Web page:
Since June 2012, widespread violence between Buddhists and Muslims in Myanmar’s Rakhine State has uprooted hundreds of thousands of people. The majority are Muslims who call themselves Rohingya—the world’s largest stateless group and one of the most persecuted. The latest violence only makes the resolution of the world’s longest civil war all the more elusive.
One million Rohingya currently live in Rakhine and continue to endure waves of deadly violence. The latest outbreak on August 25 resulted in at least 400 deaths and pushed up to 50,000 people into neighbouring Bangladesh each day.
Forced from their homes, nearly 120,000 Rohingya remain displaced in camps and villages on the outskirts of Sittwe, Rakhine’s capital. Here they suffer restrictions on movement, marriage, education and religious freedom. And they lack the resources to meet basic needs and rebuild their lives, relying largely on humanitarian assistance for help.
The International Rescue Committee has been working in Myanmar for nearly a decade and in Rakhine camps since 2014, and we are ready to scale up our emergency response to the Rohingya refugee crisis. Humanitarian operations, however, have been restricted in Rakhine State, leaving hundreds of thousands of vulnerable people without life-saving aid and a safe place to call home.
“The cauldron of decades-old ethnic strife has been boiling in Myanmar in recent weeks,” said David Miliband, President and CEO of the IRC. “Aid to Rakhine—already one of Myanmar’s poorest states—has been suspended as Muslim communities continue to face severe restrictions on their rights, only exacerbating an already critical humanitarian crisis.”
Waves of displacement
The Rohingya have faced decades of persecution and violence, repeatedly being forced from their homes in search of safety. Conflict first erupted in 2012, displacing over 145,000 people. Four years later, attacks on border posts near Bangladesh caused more upheaval and increased violence.
In just the last three weeks, more than 400,000 people have crossed the border from Myanmar to Bangladesh. Soon these numbers will reach at least half a million. Mostly women and children, these refugees have attempted to make this treacherous journey on foot or with rickety boats unequipped with lifejackets. Hundreds have drowned on route and many others fall prey to human trafficking.
No safe place to call home
Uprooted Rohingya have found shelter in Myanmar’s temporary structures called longhouses, cramming as many as ten families under the same roof. This overcrowding contributes to a higher risk of outbreaks of preventable diseases. In fact, displaced Rohingya are 10 times more likely to contract deadly diseases such as tuberculosis.
“In the longhouse there is only one room which is very small and has poor ventilation,” said Ma Hla Hla May, who has been working as a community health worker with the IRC in Da Paing Muslim camp. “There is a small room for washing, but no toilet inside. I feel restricted living in this place. If I want to go outside, it is very difficult.”
Women, in particular, are in danger of experiencing violence and enduring threats to their health, dignity and safety. In a recent study, the IRC also found clear links between poor shelter conditions and early marriage and psychosocial distress among women and girls.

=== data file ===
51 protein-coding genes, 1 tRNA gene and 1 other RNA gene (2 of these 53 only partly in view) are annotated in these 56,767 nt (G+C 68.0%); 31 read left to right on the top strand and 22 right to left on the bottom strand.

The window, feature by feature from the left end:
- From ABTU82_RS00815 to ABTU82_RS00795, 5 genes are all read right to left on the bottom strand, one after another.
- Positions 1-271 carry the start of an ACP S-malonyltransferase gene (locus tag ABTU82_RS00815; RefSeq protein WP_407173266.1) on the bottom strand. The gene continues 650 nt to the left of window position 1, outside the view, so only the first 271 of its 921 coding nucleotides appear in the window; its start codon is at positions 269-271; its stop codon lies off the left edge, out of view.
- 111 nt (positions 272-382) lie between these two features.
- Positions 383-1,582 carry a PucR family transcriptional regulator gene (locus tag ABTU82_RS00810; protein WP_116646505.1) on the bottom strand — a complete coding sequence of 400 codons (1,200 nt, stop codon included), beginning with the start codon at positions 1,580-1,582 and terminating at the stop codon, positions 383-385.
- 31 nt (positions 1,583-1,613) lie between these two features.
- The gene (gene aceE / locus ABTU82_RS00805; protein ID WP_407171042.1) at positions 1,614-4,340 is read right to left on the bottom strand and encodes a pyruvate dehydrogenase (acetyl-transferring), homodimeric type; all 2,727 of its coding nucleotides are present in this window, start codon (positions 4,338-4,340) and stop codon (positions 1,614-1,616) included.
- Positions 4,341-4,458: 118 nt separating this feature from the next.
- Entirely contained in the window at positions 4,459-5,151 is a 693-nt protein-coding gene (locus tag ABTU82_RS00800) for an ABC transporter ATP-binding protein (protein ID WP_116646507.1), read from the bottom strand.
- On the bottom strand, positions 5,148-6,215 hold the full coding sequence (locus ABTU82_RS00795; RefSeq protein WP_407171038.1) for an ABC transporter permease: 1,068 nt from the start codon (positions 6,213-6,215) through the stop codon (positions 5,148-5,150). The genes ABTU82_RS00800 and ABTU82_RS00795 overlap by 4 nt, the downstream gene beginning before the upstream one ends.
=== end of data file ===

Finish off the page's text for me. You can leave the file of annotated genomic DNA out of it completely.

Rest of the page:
Myanmar is already struggling to support its people after enduring decades of natural disasters and the world’s longest civil war. With at least 600,000 internally displaced people, the country has the lowest life expectancy rate and the second highest child mortality rate in the world. Due to restrictions on movement, these numbers are particularly severe in Rakhine State.
Still, Rohingya fleeing to Bangladesh don’t have many better options, as Bangladesh is already host to thousands of refugees at its camps. As a result, incoming refugees are forced to squat in makeshift shelters.
Helping the most vulnerable
Immediate assistance and longer-term aid for the Rohingya refugee crisis is needed now more than ever. Displaced people and other civilians who remain in conflict-affected areas must be protected and given access to humanitarian assistance including food, water and health services.
Across Rakhine and other states, the IRC has been responding to ongoing needs of Myanmar’s most vulnerable people to help them survive, recover and gain control of their future. Our team is currently assessing the situation in Bangladesh and in Myanmar, and is ready to support respective governments and civil society actors in urgent relief efforts. In Sittwe, with access granted, we will be able to launch our emergency response in a matter of days to address food, sanitation, protection and health issues.
International donor and agency attention must remain focused not only on the humanitarian situation in Myanmar, but also the displacement sites in and around border regions. We must work to ensure that conditions are conducive to a safe, voluntary, informed and dignified return for all Rohingya who have been forced from their homes.
“Tenable and dignified solutions for some of the world’s most vulnerable people remain a distant prospect—only further endangering a democratic peace in Myanmar,” said IRC regional director for Asia Sanna Johnson. “More than ever, meeting humanitarian need for the Rohingya and the rest of Myanmar’s communities is an urgent and critical step to bringing an end to the world’s longest civil war.”